Research for fiction -- could really some help

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    As I mention in the subject line, I am researching for a piece of fiction I am writing and I assure you it is strictly fiction, so I am not asking for any medical advice, just opinion that will in no way impact any real person in any way.

    If anyone is available to provide an answer for the very ignorant (read: me), it would be very much appreciated.

    My question is whether a patient can have ice chips if they have an NG tube and their stomach is decompressed? If not, what can be done to ease the sore throat post-op (with an NG tube in)?

    Thanks so much for indulging me.
    Last edit by SanDiego83 on Mar 2, '07
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    They can have minimal ice chips with a doctors order. Xlocain, chloroseptic type sprays can help with the sore throat, also with a doctors order. Occaisionally rinsing and spiting will help with mouth dryness, as do glycerine swabs. NG tubes are always uncomfortable for patients. Good luck with writing your fictional story. Sounds interesting.
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    Thank you. You've just proved 1000 times more helpful than an hour of futile research.

    Again, thanks so much.
    Last edit by SanDiego83 on Mar 2, '07
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    You're welcome!
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    Quote from SanDiego83
    As I mention in the subject line, I am researching for a piece of fiction I am writing and I assure you it is strictly fiction, so I am not asking for any medical advice, just opinion that will in no way impact any real person in any way.

    If anyone is available to provide an answer for the very ignorant (read: me), it would be very much appreciated.

    My question is whether a patient can have ice chips if they have an NG tube and their stomach is decompressed? If not, what can be done to ease the sore throat post-op (with an NG tube in)?

    Thanks so much for indulging me.
    I'm so glad you asked, SanDiego. I'm all for literary license, but it annoys me to no end when I'm happily entrenched in an otherwise good novel and the author has some poor patient getting treated with something so radically wrong that I cannot finish reading the book.

    So maybe you can enlighten us--when we see something like that, is there someone we can write to and get a correction?
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    Quote from Angie O'Plasty, RN
    I'm so glad you asked, SanDiego. I'm all for literary license, but it annoys me to no end when I'm happily entrenched in an otherwise good novel and the author has some poor patient getting treated with something so radically wrong that I cannot finish reading the book.

    So maybe you can enlighten us--when we see something like that, is there someone we can write to and get a correction?
    I completely understand where you're coming from. While I know close to nothing about medicine (and as a rule, I *shouldn't* really write about it), I am an expert on another subject matter, and I simply avoid any books and or movies that are based on the subject because it's just never "right."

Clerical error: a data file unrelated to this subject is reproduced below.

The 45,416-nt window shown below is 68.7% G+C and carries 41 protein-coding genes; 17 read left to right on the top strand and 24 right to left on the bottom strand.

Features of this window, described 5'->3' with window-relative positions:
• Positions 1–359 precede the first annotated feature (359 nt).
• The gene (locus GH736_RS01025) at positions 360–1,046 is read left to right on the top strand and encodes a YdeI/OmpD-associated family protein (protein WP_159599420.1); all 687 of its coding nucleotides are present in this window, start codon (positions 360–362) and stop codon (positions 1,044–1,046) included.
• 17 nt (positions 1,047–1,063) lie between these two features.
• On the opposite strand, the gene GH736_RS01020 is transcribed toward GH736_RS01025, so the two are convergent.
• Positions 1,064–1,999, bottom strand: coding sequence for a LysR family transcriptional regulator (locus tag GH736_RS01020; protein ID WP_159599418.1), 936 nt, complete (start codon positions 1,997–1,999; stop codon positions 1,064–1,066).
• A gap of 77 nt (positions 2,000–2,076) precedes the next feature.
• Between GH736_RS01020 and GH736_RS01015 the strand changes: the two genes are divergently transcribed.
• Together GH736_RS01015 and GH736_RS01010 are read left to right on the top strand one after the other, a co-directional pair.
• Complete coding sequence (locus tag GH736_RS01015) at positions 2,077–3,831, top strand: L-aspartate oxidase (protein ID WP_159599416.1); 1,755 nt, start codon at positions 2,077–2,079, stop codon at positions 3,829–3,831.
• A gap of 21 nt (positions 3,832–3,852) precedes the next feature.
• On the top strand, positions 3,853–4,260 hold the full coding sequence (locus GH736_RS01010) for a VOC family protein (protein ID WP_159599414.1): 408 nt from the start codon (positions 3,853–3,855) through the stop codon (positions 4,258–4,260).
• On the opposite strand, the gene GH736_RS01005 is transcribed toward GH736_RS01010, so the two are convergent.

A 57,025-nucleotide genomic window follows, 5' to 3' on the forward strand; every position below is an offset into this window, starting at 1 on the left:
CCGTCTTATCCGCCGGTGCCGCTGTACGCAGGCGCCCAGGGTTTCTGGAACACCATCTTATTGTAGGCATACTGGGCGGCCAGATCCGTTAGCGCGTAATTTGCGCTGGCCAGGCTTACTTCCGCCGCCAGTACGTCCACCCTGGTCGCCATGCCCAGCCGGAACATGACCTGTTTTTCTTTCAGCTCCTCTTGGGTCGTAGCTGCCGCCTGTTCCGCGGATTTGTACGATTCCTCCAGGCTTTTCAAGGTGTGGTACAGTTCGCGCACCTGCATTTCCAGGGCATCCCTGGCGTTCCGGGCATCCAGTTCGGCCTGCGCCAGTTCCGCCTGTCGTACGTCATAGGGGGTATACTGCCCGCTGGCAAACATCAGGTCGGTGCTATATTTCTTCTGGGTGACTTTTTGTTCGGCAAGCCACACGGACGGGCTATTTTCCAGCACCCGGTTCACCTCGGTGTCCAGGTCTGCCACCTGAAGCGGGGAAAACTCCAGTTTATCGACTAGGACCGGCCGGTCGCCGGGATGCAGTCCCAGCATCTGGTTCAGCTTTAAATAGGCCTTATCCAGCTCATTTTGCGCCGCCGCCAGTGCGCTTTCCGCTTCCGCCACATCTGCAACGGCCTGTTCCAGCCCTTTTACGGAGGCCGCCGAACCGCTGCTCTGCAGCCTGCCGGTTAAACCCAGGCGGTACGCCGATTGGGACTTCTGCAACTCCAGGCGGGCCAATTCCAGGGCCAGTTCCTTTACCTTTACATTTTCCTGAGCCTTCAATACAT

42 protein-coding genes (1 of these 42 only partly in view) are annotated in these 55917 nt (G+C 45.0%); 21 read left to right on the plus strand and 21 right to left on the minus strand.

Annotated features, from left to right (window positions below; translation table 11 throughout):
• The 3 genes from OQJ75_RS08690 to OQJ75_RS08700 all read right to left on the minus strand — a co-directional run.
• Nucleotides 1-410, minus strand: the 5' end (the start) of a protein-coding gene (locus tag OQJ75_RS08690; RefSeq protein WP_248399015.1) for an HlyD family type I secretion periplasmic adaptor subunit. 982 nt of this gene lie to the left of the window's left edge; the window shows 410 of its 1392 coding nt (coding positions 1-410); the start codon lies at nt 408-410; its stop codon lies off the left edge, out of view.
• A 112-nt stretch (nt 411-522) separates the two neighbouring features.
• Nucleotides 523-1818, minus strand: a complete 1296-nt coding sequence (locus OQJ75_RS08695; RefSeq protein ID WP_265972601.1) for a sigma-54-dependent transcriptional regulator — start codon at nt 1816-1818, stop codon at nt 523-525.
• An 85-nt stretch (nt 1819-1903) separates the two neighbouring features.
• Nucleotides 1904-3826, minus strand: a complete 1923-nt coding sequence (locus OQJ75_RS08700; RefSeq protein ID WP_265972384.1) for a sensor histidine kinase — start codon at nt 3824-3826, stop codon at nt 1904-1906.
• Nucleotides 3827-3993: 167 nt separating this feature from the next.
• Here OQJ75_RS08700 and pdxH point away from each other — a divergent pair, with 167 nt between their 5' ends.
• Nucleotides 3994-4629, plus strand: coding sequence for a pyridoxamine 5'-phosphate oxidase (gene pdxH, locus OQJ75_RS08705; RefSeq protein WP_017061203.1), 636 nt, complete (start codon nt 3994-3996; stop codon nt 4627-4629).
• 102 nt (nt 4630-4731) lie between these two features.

Getting a correction is tricky. Your best bet is to write directly to the writer and not the publisher. If it's something the author is inclined to change, they can do so before further editions are printed. Publishers won't care; they're just the middle men.

    But like you said, fiction is -- as stated -- fiction, and authors are great abusers of dramatic license. But I know that, as an author, I would personally be very grateful if an expert took the time to correct something I had written -- if only to prevent the same mistake from appearing in my work again.

    I don't know how you nurses manage to watch television with all the medical shows out there. You guys must go out of your minds watching all the wrong-doing!
    Last edit by SanDiego83 on Mar 2, '07
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    Boy, you got that right. I did try to write to John Grisham and a couple of other of my favorites about it, but only found the publisher's address, which I thought would be useless.

    So I vented here at Allnurses. Browse the forums, you'll pick up a lot of info, and feel free to ask questions.
    Most of us are only too happy to promote the truth about nursing.

    Here's a more recent thread on TV mistakes. Even though this thread is more about erroneous assumptions about the profession, there are plenty of other mistakes to be found in the average medical TV show:

    http://allnurses.com/forums/f195/nur...er-200082.html
    Last edit by Angie O'Plasty, RN on Mar 2, '07
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    I could see how getting through to an author like Grisham would be hard. You'd have to work through his agent, I guess. Whereas the little guys are just happy to get mail!

    Quote from Angie O'Plasty, RN
    Browse the forums, you'll pick up a lot of info, and feel free to ask questions. Most of us are only too happy to promote the truth about nursing.
    Thanks so much. And I've learned a ton already just by browsing these forums. I have to admit, I half expected to get the boot after I posted my question, but you've all been very kind and accommodating. I'm very grateful. And I hope you won't mind if I call on your expertise again in the future. All in the name of fiction, of course


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